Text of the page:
Economist Dean Baker points out that speculation by the big banks and investment houses is the cause of much of our financial woes and that a financial speculation tax would be well worth implementing as a means of curbing that practice. He explains why such a tax is needed.
The basic argument for such taxes is that we have a vast amount of high-speed trading that serves no productive purpose. Much of this trading uses sophisticated computers to get ahead of major orders and siphon off much of the profits for themselves. It’s a high-tech version of insider trading.
The point of a financial speculation tax is to discourage this sort of rapid trading. Since this trading involves buying and selling stock or derivatives in a fraction of second, even a very modest tax would provide a large disincentive. Such a tax would have almost no impact on normal investors.
In short, this tax seems like a win-win proposition. It raises lots of money for the government, while making the financial markets more efficient and possibly less volatile.
But then comes the key point.
Everyone comes out ahead except Wall Street.
This tax would be a huge deal for the big Wall Street banks, which is why they are using everything in their arsenal to try to stop it.
He says that one argument advanced by opponents is that such a tax would be futile because these entities would simply shift their actions to other nations such as the Cayman Islands that are beyond the reach of the US government.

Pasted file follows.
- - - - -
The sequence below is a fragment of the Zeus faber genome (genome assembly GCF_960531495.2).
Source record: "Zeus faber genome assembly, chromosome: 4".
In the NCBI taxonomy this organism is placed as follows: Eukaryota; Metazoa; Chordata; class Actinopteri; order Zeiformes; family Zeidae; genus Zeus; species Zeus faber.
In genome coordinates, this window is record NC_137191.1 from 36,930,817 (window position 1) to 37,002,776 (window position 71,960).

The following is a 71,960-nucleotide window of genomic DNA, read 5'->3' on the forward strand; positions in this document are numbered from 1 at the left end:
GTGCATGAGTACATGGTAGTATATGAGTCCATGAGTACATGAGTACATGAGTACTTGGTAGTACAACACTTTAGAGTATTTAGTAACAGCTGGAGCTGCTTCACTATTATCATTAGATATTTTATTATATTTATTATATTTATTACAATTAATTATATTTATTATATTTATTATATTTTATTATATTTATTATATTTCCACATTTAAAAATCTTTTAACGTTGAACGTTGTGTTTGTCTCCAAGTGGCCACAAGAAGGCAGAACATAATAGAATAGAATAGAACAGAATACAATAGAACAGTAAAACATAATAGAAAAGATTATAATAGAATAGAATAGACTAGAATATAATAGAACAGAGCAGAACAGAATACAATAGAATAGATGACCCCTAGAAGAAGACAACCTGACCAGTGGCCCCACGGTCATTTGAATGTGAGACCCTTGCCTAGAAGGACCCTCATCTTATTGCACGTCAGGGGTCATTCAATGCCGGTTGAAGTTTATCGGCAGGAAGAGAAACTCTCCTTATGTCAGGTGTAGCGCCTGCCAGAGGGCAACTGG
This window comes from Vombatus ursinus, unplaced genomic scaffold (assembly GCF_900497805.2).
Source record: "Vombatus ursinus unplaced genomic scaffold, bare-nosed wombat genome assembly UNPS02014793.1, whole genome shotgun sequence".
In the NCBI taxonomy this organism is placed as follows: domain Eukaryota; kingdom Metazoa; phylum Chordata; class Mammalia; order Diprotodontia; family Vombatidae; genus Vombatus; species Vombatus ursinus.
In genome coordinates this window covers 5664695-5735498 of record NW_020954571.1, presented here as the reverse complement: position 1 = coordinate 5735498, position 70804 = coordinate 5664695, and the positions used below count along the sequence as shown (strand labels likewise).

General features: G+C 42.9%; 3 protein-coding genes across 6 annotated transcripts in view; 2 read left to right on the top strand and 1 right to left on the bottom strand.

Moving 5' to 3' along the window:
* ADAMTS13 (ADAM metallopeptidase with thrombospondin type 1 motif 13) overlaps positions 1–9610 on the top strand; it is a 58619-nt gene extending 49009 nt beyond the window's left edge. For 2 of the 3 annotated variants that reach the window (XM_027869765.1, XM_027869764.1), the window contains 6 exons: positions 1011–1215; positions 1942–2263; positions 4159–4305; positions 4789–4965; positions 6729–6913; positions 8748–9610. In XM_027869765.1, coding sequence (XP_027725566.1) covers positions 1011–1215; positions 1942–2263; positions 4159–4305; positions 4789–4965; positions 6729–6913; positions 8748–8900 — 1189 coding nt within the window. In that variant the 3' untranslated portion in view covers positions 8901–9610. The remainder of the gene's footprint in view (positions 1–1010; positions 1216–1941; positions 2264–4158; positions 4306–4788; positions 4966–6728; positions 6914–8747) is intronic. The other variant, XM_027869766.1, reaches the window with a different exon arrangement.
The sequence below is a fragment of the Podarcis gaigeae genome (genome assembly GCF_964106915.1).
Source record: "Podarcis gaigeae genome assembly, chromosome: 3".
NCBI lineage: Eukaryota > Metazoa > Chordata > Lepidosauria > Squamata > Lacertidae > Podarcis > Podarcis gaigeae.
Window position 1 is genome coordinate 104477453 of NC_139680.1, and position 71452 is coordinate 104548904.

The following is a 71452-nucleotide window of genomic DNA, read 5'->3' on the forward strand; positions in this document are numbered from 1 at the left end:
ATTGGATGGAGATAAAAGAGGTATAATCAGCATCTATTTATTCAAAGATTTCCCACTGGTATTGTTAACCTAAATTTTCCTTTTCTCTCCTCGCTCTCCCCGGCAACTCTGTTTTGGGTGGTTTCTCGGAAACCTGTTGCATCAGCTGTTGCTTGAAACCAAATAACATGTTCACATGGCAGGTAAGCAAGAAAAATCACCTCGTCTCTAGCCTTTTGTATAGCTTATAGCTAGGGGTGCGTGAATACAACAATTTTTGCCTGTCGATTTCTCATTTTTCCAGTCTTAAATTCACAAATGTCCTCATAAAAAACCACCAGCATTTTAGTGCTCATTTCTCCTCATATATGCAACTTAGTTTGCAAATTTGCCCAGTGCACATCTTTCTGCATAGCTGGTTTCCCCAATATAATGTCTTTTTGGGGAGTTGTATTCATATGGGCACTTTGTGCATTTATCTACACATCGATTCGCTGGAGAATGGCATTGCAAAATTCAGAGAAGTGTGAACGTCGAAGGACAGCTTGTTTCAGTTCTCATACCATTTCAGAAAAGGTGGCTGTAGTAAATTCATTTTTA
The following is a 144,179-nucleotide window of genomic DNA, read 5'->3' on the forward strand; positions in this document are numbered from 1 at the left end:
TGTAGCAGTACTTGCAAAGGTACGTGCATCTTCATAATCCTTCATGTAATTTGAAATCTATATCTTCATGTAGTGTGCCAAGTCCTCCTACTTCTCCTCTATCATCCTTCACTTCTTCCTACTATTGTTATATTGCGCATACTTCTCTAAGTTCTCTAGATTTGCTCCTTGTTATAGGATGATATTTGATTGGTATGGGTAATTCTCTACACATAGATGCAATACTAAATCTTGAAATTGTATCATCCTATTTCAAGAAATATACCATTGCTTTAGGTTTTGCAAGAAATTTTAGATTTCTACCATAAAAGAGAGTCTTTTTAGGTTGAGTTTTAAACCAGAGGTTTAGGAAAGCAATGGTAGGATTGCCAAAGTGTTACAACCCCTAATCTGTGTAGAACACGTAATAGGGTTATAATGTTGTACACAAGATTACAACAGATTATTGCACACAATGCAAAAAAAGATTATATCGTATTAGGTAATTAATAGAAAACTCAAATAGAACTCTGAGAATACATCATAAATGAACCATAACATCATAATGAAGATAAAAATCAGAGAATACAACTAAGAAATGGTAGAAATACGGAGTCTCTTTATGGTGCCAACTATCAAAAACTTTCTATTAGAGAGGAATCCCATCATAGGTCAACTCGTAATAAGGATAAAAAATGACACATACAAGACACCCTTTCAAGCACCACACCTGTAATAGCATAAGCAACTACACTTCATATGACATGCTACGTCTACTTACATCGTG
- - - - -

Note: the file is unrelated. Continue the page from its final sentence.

But is the US government really that helpless to counter such a move? Baker says that the Snowden episode shows that this is not the case, since the US was able to get even powerful allies such as France to bend to its will to stop Snowden from getting to Latin America by getting them to close their airspace for the Bolivian president’s plane.
Clearly when something matters to the United States government, it is willing to go to extraordinary lengths to get what it wants. And even relatively powerful countries like France quickly bow to its wishes, even when it means breaking with well-established international protocols.
Now let’s get back to Edward Snowden’s efforts to get asylum. Apparently there is a lot that the United States can and will do to prevent sovereign countries from granting him asylum. Does anyone really believe that if the United States used just a fraction of the same power to persuade the Cayman Islands or some other country not to set itself up as a tax haven, that it would be met with a stonewall?
This is absurd. If countries are allowed to act as tax havens against a financial speculation tax or any other measure it is because the administration in Washington is content to let them act as tax havens. When it actually wants something to happen, the Obama administration, like its predecessors, is prepared to do a full Snowden. And in nearly every case, it will get what it wants.
Recall that the US actually invaded the tiny island of Grenada on the basis of a much flimsier pretext. The reason that the Cayman Islands fear no such threat from the US is because the wealthy oligarchs love that little country because of all the benefits it gives them and they are not going to let the US government do anything about it.
Wall Street owns the US. The rest of us are just allowed to live here.